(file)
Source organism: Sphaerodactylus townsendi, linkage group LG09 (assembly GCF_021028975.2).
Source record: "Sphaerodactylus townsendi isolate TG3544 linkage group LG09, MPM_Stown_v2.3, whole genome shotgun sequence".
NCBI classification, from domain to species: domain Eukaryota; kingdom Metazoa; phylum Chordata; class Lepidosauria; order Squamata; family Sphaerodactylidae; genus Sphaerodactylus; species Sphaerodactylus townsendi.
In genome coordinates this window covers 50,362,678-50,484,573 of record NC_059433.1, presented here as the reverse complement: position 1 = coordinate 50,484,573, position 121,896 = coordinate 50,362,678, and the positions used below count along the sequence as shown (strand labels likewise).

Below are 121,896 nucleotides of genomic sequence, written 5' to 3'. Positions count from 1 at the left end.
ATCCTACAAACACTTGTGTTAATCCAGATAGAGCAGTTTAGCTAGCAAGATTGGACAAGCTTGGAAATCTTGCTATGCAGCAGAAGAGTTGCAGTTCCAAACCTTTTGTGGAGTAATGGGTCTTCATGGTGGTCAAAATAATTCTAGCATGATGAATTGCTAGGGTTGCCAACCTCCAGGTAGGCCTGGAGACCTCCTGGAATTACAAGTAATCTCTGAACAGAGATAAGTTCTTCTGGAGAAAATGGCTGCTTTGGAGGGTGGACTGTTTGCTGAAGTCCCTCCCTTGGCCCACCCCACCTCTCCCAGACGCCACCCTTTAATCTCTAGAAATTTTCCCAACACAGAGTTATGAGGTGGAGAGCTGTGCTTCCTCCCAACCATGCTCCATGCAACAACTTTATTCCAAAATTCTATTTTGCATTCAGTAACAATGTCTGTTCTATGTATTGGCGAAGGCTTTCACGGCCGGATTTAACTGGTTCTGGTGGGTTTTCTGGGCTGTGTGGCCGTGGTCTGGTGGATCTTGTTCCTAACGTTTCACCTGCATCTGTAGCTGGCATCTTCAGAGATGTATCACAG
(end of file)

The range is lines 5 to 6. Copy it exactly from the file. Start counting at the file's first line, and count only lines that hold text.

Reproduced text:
Below are 121,896 nucleotides of genomic sequence, written 5' to 3'. Positions count from 1 at the left end.
ATCCTACAAACACTTGTGTTAATCCAGATAGAGCAGTTTAGCTAGCAAGATTGGACAAGCTTGGAAATCTTGCTATGCAGCAGAAGAGTTGCAGTTCCAAACCTTTTGTGGAGTAATGGGTCTTCATGGTGGTCAAAATAATTCTAGCATGATGAATTGCTAGGGTTGCCAACCTCCAGGTAGGCCTGGAGACCTCCTGGAATTACAAGTAATCTCTGAACAGAGATAAGTTCTTCTGGAGAAAATGGCTGCTTTGGAGGGTGGACTGTTTGCTGAAGTCCCTCCCTTGGCCCACCCCACCTCTCCCAGACGCCACCCTTTAATCTCTAGAAATTTTCCCAACACAGAGTTATGAGGTGGAGAGCTGTGCTTCCTCCCAACCATGCTCCATGCAACAACTTTATTCCAAAATTCTATTTTGCATTCAGTAACAATGTCTGTTCTATGTATTGGCGAAGGCTTTCACGGCCGGATTTAACTGGTTCTGGTGGGTTTTCTGGGCTGTGTGGCCGTGGTCTGGTGGATCTTGTTCCTAACGTTTCACCTGCATCTGTAGCTGGCATCTTCAGAGATGTATCACAG